Damage Mechanics and Failure

Damage-Based Modelling of Stretch-Flange Forming

Aluminum alloy sheet is a primary candidate for use in automotive body panels due to its good strength and stiffness-to-weight ratios, recyclability and moderate formability. Stretch flange features are of particular interest since they are used in structural inner door cut-outs where optimum formability is required. The materials used in this work are AA5182 and AA5754 aluminum alloy sheet of 1 and 1.6mm thickness. The inner cutout radius varies from 88mm to 98mm. The formability of a stretch flange from a blank is greatly dependent upon the cutout radius and the blank thickness.

Formed AA5184 Z-Flange (insert shows initial cut-out size)

Gurson-based damage model porosity predictions for AA5182, 1.6mm, 92mm cutout. Failure is suppressed through the use of high material coalescence threshold

Quantitative Stereology of Ductile Damage

Metallurgical aspects of formability in AA5182 and AA5754 and their effect on the damage mechanisms are studied. Quantitative metallography characterization reveals extensive damage induced by the second phase particles. This damage occurs at the region immediately beneath the drawbead profile due to bending/unbending effects as predicted by the FE calculation. AA5182 presents higher damage (porosity) than AA5754 due to its higher initial second phase particle areal fraction.

Damage distribution around inner edge of flange (Region I) at 90% limit strain: AA 5182, 1.6 mm. Average porosity value is 3%. Specimen was sectioned through thickness.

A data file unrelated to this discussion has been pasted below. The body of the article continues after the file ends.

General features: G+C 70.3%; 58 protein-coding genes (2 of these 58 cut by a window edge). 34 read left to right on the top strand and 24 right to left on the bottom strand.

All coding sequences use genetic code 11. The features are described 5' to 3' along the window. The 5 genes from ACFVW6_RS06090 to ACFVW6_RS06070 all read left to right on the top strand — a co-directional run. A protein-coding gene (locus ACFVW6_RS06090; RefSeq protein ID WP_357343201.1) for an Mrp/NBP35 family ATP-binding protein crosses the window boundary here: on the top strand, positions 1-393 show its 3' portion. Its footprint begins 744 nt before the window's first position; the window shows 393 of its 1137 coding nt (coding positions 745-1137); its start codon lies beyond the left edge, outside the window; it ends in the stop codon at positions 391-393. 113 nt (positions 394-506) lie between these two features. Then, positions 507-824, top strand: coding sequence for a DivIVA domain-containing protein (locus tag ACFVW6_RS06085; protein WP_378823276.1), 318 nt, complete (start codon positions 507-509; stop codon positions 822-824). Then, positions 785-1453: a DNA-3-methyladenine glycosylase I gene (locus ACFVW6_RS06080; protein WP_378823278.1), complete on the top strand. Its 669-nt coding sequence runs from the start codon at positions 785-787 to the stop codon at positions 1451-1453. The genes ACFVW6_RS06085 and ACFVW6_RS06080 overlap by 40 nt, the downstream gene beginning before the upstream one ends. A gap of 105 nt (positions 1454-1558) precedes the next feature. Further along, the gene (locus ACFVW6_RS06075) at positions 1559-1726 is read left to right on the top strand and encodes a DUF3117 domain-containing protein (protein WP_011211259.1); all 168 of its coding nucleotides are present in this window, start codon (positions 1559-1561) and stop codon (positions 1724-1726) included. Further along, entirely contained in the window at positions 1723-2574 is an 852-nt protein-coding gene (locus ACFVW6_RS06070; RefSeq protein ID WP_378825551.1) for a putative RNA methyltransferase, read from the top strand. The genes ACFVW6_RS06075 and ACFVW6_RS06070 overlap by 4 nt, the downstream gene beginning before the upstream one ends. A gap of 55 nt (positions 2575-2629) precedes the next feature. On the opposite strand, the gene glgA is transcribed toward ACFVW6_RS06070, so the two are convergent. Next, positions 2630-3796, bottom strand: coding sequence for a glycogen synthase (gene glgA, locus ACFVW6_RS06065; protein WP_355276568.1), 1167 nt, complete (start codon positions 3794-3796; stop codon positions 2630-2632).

Damage distribution in a bending area (Region II) at 75% limit strain: AA5754, 1.6 mm. Average porosity value is approximately 0.6%.

Measured porosity values for various particle fields in the deformed region (II) of the flange cross-section.

Damage Percolation/FE Coupled Model

A damage percolation model has been implemented to predict the influence of particle field/void damage heterogeneity on onset of fracture through void coalescence. Second phase particle fields are acquired using digital image acquisition and then mapped onto a finite element mesh used to simulate metal forming or impact. Continuum-level strains and stresses are predicted by the finite element code (LS-DYNA) while damage evolution through void nucleation, growth and coalescence is calculated by the damage percolation code.

Predicted Void Evolution In Particle Fields

Formability Predictions from Coupled Model

Extension to Three-Dimensions

The coupled damage percolation model has been extended to utilize 3D images acquired using Synchrotron X-Ray tomography.

Particle clusters and as-rolled void damage extracted from 3D X-Ray tomographic image

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